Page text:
[Insert: So, since I had some screenshots from playing the game prior to its open playtest and still have some screenshots I could prove to myself that my mind was sane that I wasn’t imagining things, and that the unit character models had indeed suffered some changes. I hope Jo Bader doesn’t get mad at me, but I think the units used to look a lot better than they currently do.]
The mechanical counterparts don’t suffer as much and they remind me more of unpainted Airfix models. The terrain is plain and easy to understand, with height expertly color codded that makes it easy to differentiate at a glance. Even though I have my grievances with the graphics, it shouldn’t put anyone off from trying it out. As the saying goes and still remains true: don’t judge a book by its cover, and the same could be said for most games.
The combatants have a go at each other in turns, but not quite as you would expect it. You see, every turn is comprised of four distinct moments: an explicit “movement and fire”; a reaction fire phase; an advance phase that lets you move one more hex; and a recovery/melee phase when routed units have a chance to regain their composure and engage in melees. There’s a lot going on, and the computing AI doesn’t stress much about taking its sweet time to think its moves through and through. All and all, turns can take as long as several minutes to process, and in battles with a large number of units, this can end up being extremely taxing and time-consuming.
The battles are, for the most part, just your average tactical turn-based World War II affair that you might be expecting. But there are a lot of small things that set Second Front apart from other, similar games, especially its more geriatric counterparts, Battle Academy and Battle Academy 2, that limit themselves to the move and fire turn structure. The several phases add a lot more options to movement to troop movement. I’m still not sure it’s the best kind of turn structure, and my reasoning behind that is the fact that the reaction fire phase happens prior to the advance phase, and enemies can’t fire in reaction to that advance phase, some plays felt a bit cheesy. Sure, you could argue that was me being smart and making proper use of the game mechanics, and I can see that, but it just doesn’t gel with me. Personally, I would like the possibility to skip firing during the reaction fire phase and having my units fire after the last advance phase, but this is probably just unnecessary nitpicking.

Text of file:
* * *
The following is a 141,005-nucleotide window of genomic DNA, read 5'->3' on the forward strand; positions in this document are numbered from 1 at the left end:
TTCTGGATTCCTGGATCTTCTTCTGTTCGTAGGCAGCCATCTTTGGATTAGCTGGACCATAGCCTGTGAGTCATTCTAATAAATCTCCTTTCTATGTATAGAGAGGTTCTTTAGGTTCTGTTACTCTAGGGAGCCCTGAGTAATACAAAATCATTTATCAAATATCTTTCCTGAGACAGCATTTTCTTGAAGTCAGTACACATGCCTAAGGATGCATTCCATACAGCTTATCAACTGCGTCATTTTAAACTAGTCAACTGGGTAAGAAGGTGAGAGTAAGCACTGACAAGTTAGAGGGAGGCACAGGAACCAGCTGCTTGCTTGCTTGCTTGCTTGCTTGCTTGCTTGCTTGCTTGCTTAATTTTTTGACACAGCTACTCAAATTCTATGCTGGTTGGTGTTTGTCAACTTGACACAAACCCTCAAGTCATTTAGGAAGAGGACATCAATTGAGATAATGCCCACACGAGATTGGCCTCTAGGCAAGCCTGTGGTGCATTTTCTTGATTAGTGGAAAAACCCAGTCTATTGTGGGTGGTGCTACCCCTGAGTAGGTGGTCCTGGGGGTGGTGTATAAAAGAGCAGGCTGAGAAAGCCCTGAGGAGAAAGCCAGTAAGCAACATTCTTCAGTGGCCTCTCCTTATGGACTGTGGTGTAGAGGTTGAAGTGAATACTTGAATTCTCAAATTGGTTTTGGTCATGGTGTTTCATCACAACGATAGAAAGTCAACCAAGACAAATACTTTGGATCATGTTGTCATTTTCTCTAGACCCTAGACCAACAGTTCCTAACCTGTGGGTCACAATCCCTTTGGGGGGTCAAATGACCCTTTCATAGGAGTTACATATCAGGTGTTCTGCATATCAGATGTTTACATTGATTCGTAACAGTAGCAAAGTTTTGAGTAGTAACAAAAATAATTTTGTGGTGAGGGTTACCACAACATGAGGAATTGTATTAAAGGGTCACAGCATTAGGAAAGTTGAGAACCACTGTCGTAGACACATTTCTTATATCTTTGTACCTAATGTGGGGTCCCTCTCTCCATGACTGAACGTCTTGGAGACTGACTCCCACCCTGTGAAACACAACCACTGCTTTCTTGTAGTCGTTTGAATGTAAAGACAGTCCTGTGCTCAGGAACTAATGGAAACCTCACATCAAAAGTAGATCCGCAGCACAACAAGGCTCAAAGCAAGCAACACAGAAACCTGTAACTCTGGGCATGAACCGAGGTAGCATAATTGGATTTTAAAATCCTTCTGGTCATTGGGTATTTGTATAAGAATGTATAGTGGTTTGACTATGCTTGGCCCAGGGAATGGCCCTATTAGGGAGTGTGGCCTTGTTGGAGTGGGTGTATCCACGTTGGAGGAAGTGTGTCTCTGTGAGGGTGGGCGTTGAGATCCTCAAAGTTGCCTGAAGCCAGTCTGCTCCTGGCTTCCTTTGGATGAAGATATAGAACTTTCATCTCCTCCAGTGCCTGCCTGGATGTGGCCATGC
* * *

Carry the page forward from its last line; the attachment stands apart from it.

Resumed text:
Second Front excels in the amount of detail it packs into every single unit and almost every single engagement (of course, it has its downsides too, but more on that down low). Units can sprint, walk and traverse the terrain while prone. Tanks and vehicles have the possibility to stop before firing (of course, augmenting your odds prior to shooting).
A very interesting twist I don’t think I’ve seen elsewhere is the way Second Front models its buildings. Buildings are built out of several hexes if need be, so there’s a possibility you’ll be fighting the enemy in the same building, just one hex apart. There are still towers, single houses, and all that that only occupy one hex, but the more interesting ones, like large factories, can extend across several dozen of hexes, and the line of sight can change dramatically while inside the buildings. Sometimes things can become a bit hectic and it gets hard to see what’s going on, but having to consider how even within a building you’ll move your units and engage the enemy is extremely interesting and actually adds a lot to the experience of trying to capture important locations. It’s less of a matter of packing as many units as possible into an assault but instead, it allows for flanking tactics, suppression, and cutting off the escape routes for the AI. It’s all very interesting. In an early German mission, the player is tasked with capturing three factories and the last one is so massive that the fight to finally root out the soviets took me at least three or four turns before finally being able to capture those victory points. Oh, and buildings can also have multiple stories too. I can only imagine a large amount of Stalingrad maps the community will be outputting faster than an MG42 can empty its magazine. Buildings even have vehicle entrances that allow for… well vehicles to enter them.